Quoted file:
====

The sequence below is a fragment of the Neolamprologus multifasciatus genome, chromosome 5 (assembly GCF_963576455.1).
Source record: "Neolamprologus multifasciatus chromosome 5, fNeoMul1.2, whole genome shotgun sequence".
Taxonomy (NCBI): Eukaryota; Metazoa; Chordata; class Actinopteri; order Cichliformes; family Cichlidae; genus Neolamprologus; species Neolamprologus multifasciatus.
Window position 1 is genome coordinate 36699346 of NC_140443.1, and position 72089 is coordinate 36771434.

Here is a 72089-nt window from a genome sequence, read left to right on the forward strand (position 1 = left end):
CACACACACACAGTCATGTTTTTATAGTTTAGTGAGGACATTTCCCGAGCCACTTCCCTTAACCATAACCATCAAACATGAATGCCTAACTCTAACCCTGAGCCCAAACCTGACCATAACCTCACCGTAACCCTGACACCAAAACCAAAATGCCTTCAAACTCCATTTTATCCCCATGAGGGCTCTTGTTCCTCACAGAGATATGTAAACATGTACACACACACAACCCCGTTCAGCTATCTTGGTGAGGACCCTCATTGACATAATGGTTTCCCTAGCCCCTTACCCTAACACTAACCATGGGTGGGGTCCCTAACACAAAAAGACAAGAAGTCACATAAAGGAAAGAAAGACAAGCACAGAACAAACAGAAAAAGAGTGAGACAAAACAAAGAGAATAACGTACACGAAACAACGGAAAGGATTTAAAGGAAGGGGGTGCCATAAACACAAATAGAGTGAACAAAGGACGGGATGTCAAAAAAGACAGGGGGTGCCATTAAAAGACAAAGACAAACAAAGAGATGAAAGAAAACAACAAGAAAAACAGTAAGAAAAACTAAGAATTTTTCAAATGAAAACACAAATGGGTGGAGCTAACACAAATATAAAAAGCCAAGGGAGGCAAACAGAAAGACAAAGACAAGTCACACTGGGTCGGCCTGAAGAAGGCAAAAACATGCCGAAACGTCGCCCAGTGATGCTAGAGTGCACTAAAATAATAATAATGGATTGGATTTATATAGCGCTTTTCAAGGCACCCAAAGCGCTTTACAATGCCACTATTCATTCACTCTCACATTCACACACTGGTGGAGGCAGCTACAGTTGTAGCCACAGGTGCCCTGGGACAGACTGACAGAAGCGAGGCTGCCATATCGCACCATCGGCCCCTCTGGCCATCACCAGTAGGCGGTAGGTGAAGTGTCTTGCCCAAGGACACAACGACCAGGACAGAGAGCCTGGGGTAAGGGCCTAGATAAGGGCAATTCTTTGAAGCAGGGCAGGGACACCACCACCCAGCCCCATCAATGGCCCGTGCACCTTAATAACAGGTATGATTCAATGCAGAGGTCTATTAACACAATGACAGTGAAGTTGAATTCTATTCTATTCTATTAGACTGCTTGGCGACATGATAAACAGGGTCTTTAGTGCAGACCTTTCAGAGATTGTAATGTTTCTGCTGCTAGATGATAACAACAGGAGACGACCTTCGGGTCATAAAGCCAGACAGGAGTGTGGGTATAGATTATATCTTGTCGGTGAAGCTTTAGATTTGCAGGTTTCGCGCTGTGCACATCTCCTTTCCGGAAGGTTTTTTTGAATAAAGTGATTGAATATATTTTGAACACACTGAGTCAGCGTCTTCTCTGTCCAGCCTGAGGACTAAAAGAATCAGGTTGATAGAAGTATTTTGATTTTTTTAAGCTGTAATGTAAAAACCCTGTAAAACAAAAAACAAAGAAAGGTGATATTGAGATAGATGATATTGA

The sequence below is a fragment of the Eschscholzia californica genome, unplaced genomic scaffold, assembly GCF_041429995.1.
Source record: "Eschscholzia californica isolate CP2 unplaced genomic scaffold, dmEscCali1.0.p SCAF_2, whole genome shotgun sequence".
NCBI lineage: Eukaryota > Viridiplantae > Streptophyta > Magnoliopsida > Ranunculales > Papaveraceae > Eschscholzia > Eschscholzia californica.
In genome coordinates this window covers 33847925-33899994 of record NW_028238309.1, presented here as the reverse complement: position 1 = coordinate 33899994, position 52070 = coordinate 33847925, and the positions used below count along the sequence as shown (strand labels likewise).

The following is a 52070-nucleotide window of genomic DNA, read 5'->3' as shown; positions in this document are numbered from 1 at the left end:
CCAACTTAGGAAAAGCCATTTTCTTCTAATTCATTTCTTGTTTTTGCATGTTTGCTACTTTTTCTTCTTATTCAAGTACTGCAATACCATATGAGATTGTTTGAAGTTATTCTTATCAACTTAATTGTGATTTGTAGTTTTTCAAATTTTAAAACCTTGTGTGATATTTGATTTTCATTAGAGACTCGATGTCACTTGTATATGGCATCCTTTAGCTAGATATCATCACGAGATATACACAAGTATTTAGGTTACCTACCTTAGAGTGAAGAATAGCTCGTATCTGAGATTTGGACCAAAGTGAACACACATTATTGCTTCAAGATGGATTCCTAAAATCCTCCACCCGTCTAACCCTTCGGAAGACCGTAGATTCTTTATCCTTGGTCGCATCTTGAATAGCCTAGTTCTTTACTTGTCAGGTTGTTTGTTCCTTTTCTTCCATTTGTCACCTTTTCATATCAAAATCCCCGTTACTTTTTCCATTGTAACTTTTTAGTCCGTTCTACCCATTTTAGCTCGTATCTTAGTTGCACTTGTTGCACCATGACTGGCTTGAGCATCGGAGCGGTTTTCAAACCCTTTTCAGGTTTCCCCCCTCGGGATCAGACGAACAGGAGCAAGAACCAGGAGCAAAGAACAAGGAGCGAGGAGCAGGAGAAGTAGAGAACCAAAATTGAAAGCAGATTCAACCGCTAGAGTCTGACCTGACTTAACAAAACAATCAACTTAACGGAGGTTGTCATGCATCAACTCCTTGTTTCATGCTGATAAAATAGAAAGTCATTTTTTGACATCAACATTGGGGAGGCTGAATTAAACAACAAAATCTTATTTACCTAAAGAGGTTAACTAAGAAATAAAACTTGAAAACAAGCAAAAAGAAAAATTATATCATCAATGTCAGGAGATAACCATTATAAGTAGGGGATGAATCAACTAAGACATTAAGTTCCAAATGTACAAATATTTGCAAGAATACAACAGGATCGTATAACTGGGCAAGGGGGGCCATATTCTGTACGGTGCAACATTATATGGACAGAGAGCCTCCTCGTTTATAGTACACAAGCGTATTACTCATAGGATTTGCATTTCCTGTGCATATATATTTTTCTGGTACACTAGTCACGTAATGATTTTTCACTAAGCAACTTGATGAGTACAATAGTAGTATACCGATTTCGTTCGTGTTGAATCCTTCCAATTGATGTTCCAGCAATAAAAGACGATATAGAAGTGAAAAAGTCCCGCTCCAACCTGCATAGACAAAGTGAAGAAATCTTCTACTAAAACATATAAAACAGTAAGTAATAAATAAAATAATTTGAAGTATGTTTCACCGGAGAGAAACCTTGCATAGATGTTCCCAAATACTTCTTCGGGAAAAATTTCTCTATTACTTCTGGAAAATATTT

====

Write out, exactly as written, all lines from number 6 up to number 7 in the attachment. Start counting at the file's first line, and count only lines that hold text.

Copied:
CACACACACACAGTCATGTTTTTATAGTTTAGTGAGGACATTTCCCGAGCCACTTCCCTTAACCATAACCATCAAACATGAATGCCTAACTCTAACCCTGAGCCCAAACCTGACCATAACCTCACCGTAACCCTGACACCAAAACCAAAATGCCTTCAAACTCCATTTTATCCCCATGAGGGCTCTTGTTCCTCACAGAGATATGTAAACATGTACACACACACAACCCCGTTCAGCTATCTTGGTGAGGACCCTCATTGACATAATGGTTTCCCTAGCCCCTTACCCTAACACTAACCATGGGTGGGGTCCCTAACACAAAAAGACAAGAAGTCACATAAAGGAAAGAAAGACAAGCACAGAACAAACAGAAAAAGAGTGAGACAAAACAAAGAGAATAACGTACACGAAACAACGGAAAGGATTTAAAGGAAGGGGGTGCCATAAACACAAATAGAGTGAACAAAGGACGGGATGTCAAAAAAGACAGGGGGTGCCATTAAAAGACAAAGACAAACAAAGAGATGAAAGAAAACAACAAGAAAAACAGTAAGAAAAACTAAGAATTTTTCAAATGAAAACACAAATGGGTGGAGCTAACACAAATATAAAAAGCCAAGGGAGGCAAACAGAAAGACAAAGACAAGTCACACTGGGTCGGCCTGAAGAAGGCAAAAACATGCCGAAACGTCGCCCAGTGATGCTAGAGTGCACTAAAATAATAATAATGGATTGGATTTATATAGCGCTTTTCAAGGCACCCAAAGCGCTTTACAATGCCACTATTCATTCACTCTCACATTCACACACTGGTGGAGGCAGCTACAGTTGTAGCCACAGGTGCCCTGGGACAGACTGACAGAAGCGAGGCTGCCATATCGCACCATCGGCCCCTCTGGCCATCACCAGTAGGCGGTAGGTGAAGTGTCTTGCCCAAGGACACAACGACCAGGACAGAGAGCCTGGGGTAAGGGCCTAGATAAGGGCAATTCTTTGAAGCAGGGCAGGGACACCACCACCCAGCCCCATCAATGGCCCGTGCACCTTAATAACAGGTATGATTCAATGCAGAGGTCTATTAACACAATGACAGTGAAGTTGAATTCTATTCTATTCTATTAGACTGCTTGGCGACATGATAAACAGGGTCTTTAGTGCAGACCTTTCAGAGATTGTAATGTTTCTGCTGCTAGATGATAACAACAGGAGACGACCTTCGGGTCATAAAGCCAGACAGGAGTGTGGGTATAGATTATATCTTGTCGGTGAAGCTTTAGATTTGCAGGTTTCGCGCTGTGCACATCTCCTTTCCGGAAGGTTTTTTTGAATAAAGTGATTGAATATATTTTGAACACACTGAGTCAGCGTCTTCTCTGTCCAGCCTGAGGACTAAAAGAATCAGGTTGATAGAAGTATTTTGATTTTTTTAAGCTGTAATGTAAAAACCCTGTAAAACAAAAAACAAAGAAAGGTGATATTGAGATAGATGATATTGA

The sequence below is a fragment of the Eschscholzia californica genome, unplaced genomic scaffold, assembly GCF_041429995.1.